tRPC comes with a carefully-designed library offering battery support for its adaptors for AWS Lambda, Fastify, Express, tRP React, Next.js, and many more.
- Seamless integration of the backend and frontend of Next.js
If you’re working on a Next.js project then tRPC is the right tool to own. Seamlessly, it can integrate the backend and front of Next and simply the full-stack development.
Disadvantages of tRPC
Despite the above-mentioned impressive outcomes, tRPC is not flawless. It has evident limitations that should be considered before you start using tRPC.
tRPC is capable of delivering the best when it’s used for small projects that are confined. Don’t expect it to deliver the same ease and robustness when you use it for extensive projects. If you still plan to use it for extensive projects, be ready to invest more effort.
Lastly, we would like to bring to your knowledge that you’re not allowed to do any customization for client queries. You’re tied up with the default functions that the server is offering to you. Along with queries, subscription customizations are also not supported.
How To Get Started
As mentioned above, getting started with tRPC is not rocket-science. It’s so simple that a novice developer can use it without any hassles. Here are the steps involved to use tRPC for your projects.
- Determine procedures
Start with defining the procedure for tRPC API development. As we all know, procedures refer to the functions required for API backend development. Characteristically, procedures are made of components and could be anything; a subscription, a mutation, or a query. Procedures exist in a bunch when they are used on routers.
Mostly, the Zod validator is used for the procedure generation process. The role of this tool here is to make sure that the client’s input and procedure expectations are in sync with each other. As procedures are generated, you will receive a basic text string as a query result.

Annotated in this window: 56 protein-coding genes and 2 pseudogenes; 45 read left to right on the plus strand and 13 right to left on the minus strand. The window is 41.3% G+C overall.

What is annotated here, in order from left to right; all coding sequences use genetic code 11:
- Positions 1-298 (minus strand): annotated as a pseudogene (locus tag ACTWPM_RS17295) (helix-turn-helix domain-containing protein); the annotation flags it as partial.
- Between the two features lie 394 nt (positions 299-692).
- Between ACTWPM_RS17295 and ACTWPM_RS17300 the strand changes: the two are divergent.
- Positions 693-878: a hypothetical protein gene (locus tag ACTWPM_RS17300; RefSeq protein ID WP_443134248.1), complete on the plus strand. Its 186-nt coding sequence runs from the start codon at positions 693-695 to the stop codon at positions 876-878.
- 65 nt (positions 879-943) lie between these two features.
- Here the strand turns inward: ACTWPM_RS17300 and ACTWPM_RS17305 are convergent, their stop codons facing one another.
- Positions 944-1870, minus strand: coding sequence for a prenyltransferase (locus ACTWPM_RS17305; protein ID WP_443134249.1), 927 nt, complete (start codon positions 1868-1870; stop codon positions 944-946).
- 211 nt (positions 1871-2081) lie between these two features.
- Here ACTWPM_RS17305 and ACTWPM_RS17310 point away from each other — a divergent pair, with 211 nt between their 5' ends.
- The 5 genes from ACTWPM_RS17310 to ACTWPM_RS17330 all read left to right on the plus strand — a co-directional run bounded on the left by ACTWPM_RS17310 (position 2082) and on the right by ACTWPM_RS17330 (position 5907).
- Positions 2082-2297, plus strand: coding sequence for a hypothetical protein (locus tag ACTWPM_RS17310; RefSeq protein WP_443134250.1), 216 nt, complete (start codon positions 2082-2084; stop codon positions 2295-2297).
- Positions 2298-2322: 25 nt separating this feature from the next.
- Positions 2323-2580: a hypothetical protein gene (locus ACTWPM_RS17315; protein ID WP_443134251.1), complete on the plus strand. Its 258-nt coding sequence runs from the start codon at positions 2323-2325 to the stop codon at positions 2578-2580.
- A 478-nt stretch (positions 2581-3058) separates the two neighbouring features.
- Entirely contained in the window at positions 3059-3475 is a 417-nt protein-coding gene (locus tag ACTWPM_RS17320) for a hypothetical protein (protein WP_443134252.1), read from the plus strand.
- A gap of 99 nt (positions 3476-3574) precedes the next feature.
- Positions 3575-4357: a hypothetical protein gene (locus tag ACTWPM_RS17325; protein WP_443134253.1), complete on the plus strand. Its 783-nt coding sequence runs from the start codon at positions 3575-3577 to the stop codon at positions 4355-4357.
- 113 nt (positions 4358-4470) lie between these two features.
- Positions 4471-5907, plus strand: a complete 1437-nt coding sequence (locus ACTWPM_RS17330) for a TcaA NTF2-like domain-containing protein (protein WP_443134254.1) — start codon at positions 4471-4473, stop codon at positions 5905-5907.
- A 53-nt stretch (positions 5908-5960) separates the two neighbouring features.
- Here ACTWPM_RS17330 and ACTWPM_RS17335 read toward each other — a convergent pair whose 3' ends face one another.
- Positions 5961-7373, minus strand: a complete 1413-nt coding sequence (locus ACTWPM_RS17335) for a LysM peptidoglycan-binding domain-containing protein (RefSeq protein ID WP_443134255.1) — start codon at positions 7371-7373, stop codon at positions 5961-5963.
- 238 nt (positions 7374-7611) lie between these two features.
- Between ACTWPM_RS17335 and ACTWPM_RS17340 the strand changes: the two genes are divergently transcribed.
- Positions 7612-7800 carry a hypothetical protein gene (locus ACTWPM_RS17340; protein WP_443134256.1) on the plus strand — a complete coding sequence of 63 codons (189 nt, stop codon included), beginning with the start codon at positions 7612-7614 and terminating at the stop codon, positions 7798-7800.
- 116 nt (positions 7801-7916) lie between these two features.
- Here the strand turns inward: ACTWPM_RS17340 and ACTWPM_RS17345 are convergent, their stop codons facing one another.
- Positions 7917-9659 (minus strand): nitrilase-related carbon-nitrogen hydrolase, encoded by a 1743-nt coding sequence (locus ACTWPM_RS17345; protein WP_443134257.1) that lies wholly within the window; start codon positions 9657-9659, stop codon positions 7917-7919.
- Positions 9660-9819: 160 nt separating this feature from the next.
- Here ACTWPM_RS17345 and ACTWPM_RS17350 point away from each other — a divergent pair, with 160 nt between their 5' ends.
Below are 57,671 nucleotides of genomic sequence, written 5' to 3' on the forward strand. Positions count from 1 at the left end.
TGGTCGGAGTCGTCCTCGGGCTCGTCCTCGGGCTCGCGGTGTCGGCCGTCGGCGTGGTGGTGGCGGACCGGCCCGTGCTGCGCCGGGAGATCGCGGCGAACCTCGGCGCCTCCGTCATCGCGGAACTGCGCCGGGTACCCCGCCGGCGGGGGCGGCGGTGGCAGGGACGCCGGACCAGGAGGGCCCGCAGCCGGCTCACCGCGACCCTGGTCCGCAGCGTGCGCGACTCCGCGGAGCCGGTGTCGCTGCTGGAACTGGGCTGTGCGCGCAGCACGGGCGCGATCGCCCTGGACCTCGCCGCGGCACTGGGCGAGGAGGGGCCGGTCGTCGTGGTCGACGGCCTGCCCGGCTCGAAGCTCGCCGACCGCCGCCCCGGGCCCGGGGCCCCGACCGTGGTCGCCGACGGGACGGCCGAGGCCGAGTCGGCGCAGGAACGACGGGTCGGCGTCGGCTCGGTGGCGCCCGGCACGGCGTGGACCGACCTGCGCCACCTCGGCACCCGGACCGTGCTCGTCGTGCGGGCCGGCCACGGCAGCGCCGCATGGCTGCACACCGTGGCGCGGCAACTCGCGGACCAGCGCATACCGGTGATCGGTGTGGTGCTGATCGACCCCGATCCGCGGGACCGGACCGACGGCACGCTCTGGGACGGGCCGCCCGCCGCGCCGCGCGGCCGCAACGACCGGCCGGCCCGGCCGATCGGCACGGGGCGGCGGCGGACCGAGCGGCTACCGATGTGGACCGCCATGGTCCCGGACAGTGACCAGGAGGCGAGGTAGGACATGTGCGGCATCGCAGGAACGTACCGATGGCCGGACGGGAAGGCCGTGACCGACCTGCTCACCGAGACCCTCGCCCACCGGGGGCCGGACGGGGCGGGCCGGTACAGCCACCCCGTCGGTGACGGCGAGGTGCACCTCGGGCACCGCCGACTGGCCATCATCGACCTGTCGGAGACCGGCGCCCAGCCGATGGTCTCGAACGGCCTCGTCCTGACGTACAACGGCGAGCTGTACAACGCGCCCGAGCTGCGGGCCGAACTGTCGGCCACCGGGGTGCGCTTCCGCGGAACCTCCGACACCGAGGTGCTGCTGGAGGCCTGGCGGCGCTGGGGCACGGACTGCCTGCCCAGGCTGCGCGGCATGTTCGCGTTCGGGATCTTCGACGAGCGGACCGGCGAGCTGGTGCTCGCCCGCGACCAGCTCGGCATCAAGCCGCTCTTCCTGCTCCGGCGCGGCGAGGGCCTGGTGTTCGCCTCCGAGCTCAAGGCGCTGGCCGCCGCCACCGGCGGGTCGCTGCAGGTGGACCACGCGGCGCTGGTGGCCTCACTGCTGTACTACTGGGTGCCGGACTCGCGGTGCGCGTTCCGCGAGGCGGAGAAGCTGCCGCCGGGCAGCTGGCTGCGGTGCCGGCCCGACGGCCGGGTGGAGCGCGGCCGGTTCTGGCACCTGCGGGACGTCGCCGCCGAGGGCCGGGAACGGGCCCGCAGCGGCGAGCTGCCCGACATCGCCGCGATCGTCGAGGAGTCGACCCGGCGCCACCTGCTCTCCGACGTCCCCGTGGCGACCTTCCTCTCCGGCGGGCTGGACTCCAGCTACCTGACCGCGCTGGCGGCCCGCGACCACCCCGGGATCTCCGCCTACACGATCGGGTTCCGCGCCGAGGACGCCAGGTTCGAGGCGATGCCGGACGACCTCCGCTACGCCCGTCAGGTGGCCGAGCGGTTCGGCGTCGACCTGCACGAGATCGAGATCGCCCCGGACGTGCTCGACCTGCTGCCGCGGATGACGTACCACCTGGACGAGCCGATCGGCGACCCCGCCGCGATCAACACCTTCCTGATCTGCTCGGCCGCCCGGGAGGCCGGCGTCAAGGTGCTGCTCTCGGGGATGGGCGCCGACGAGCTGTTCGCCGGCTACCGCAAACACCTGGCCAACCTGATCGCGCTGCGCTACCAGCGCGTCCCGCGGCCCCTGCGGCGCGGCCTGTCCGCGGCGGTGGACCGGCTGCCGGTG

- Create HTTP server
The next step is to create an HTTP server. For this, you will require appRouter. Use the below-mentioned command for HTTP server generation.
If everything is followed as instructed, there will be a fully-functional tRPC server running in no time. As tRPC API supports multiple routers, it will be easy to work with tRPC React, Fetch API, Node HTTP and many other servers.
- Connect your client and make requests
Once you have a functional server by your side, you’re now all set to develop a client and continue data querying.
In this sample code, AppRouter type was passed during client creation so that we have TypeScript autocomplete and Intellisense well-synced with backend API. The entire process remains code-free.
That’s it! You now have a functional tRPC API ready by your side.
As the guide ends, we have clarity on tRPC and how it works. We learned that this protocol is an easy way to type-safe an API without being engaged in coding and schema. Developers stand a chance to develop a functional API in less time as no coding is involved. It’s easy to learn and perfect for beginners.
However, the guide made one thing clear you’ve to stick to TypeScript if you go with tRPC. Also, this is perfect only for small projects. What does your experience with tRPC say? Are you convinced with its offerings or would like to see considerable changes? Do share your feedback with us.